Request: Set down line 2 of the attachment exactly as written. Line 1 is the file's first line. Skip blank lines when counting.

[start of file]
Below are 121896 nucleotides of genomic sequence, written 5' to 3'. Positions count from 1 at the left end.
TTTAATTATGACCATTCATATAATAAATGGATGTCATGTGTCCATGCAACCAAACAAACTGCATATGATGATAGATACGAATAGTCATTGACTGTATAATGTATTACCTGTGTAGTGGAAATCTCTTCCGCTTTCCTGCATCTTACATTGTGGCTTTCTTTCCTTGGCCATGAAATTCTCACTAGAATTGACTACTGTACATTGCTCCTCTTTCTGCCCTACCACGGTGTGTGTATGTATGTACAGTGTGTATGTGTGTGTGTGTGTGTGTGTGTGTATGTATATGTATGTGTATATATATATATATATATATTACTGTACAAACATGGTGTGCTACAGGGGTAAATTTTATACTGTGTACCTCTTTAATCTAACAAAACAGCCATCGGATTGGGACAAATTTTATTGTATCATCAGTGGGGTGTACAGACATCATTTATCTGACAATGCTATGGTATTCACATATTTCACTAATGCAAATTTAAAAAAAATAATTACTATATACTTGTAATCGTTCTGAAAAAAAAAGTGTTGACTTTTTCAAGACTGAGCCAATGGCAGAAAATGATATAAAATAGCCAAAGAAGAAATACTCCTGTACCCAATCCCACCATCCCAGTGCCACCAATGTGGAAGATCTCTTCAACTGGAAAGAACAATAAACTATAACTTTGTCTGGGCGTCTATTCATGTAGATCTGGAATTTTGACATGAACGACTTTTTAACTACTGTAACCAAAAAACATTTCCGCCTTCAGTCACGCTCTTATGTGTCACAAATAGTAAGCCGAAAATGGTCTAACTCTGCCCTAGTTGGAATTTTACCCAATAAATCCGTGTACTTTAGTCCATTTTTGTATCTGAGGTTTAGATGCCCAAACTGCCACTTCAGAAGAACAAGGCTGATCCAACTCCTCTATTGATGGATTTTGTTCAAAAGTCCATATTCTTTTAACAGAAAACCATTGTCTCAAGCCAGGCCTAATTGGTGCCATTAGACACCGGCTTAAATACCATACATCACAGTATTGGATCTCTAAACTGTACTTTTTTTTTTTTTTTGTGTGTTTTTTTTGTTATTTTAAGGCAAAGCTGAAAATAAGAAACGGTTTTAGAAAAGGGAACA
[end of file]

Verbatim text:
TTTAATTATGACCATTCATATAATAAATGGATGTCATGTGTCCATGCAACCAAACAAACTGCATATGATGATAGATACGAATAGTCATTGACTGTATAATGTATTACCTGTGTAGTGGAAATCTCTTCCGCTTTCCTGCATCTTACATTGTGGCTTTCTTTCCTTGGCCATGAAATTCTCACTAGAATTGACTACTGTACATTGCTCCTCTTTCTGCCCTACCACGGTGTGTGTATGTATGTACAGTGTGTATGTGTGTGTGTGTGTGTGTGTGTGTATGTATATGTATGTGTATATATATATATATATATATTACTGTACAAACATGGTGTGCTACAGGGGTAAATTTTATACTGTGTACCTCTTTAATCTAACAAAACAGCCATCGGATTGGGACAAATTTTATTGTATCATCAGTGGGGTGTACAGACATCATTTATCTGACAATGCTATGGTATTCACATATTTCACTAATGCAAATTTAAAAAAAATAATTACTATATACTTGTAATCGTTCTGAAAAAAAAAGTGTTGACTTTTTCAAGACTGAGCCAATGGCAGAAAATGATATAAAATAGCCAAAGAAGAAATACTCCTGTACCCAATCCCACCATCCCAGTGCCACCAATGTGGAAGATCTCTTCAACTGGAAAGAACAATAAACTATAACTTTGTCTGGGCGTCTATTCATGTAGATCTGGAATTTTGACATGAACGACTTTTTAACTACTGTAACCAAAAAACATTTCCGCCTTCAGTCACGCTCTTATGTGTCACAAATAGTAAGCCGAAAATGGTCTAACTCTGCCCTAGTTGGAATTTTACCCAATAAATCCGTGTACTTTAGTCCATTTTTGTATCTGAGGTTTAGATGCCCAAACTGCCACTTCAGAAGAACAAGGCTGATCCAACTCCTCTATTGATGGATTTTGTTCAAAAGTCCATATTCTTTTAACAGAAAACCATTGTCTCAAGCCAGGCCTAATTGGTGCCATTAGACACCGGCTTAAATACCATACATCACAGTATTGGATCTCTAAACTGTACTTTTTTTTTTTTTTTGTGTGTTTTTTTTGTTATTTTAAGGCAAAGCTGAAAATAAGAAACGGTTTTAGAAAAGGGAACA